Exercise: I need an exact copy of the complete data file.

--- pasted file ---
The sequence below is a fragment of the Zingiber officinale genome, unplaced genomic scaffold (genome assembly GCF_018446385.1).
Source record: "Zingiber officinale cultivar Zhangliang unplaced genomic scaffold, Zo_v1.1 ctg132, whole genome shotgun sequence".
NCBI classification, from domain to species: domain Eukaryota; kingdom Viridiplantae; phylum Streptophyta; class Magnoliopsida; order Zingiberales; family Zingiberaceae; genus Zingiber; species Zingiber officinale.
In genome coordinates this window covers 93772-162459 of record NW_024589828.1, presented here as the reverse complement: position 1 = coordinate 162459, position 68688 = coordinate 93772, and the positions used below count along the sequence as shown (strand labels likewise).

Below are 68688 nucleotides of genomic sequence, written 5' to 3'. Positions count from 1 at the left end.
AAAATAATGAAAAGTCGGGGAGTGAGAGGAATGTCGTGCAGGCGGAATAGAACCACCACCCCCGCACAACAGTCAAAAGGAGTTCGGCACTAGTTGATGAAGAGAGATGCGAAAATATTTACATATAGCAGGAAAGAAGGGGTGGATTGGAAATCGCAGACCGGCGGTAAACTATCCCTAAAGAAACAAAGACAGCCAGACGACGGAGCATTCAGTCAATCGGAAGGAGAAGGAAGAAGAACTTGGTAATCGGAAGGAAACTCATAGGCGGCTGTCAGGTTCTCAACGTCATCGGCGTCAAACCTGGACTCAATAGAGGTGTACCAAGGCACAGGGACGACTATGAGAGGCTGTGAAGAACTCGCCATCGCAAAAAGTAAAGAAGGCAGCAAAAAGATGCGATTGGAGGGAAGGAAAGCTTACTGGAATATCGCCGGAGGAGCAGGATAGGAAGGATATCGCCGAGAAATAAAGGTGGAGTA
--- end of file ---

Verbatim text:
The sequence below is a fragment of the Zingiber officinale genome, unplaced genomic scaffold (genome assembly GCF_018446385.1).
Source record: "Zingiber officinale cultivar Zhangliang unplaced genomic scaffold, Zo_v1.1 ctg132, whole genome shotgun sequence".
NCBI classification, from domain to species: domain Eukaryota; kingdom Viridiplantae; phylum Streptophyta; class Magnoliopsida; order Zingiberales; family Zingiberaceae; genus Zingiber; species Zingiber officinale.
In genome coordinates this window covers 93772-162459 of record NW_024589828.1, presented here as the reverse complement: position 1 = coordinate 162459, position 68688 = coordinate 93772, and the positions used below count along the sequence as shown (strand labels likewise).

Below are 68688 nucleotides of genomic sequence, written 5' to 3'. Positions count from 1 at the left end.
AAAATAATGAAAAGTCGGGGAGTGAGAGGAATGTCGTGCAGGCGGAATAGAACCACCACCCCCGCACAACAGTCAAAAGGAGTTCGGCACTAGTTGATGAAGAGAGATGCGAAAATATTTACATATAGCAGGAAAGAAGGGGTGGATTGGAAATCGCAGACCGGCGGTAAACTATCCCTAAAGAAACAAAGACAGCCAGACGACGGAGCATTCAGTCAATCGGAAGGAGAAGGAAGAAGAACTTGGTAATCGGAAGGAAACTCATAGGCGGCTGTCAGGTTCTCAACGTCATCGGCGTCAAACCTGGACTCAATAGAGGTGTACCAAGGCACAGGGACGACTATGAGAGGCTGTGAAGAACTCGCCATCGCAAAAAGTAAAGAAGGCAGCAAAAAGATGCGATTGGAGGGAAGGAAAGCTTACTGGAATATCGCCGGAGGAGCAGGATAGGAAGGATATCGCCGAGAAATAAAGGTGGAGTA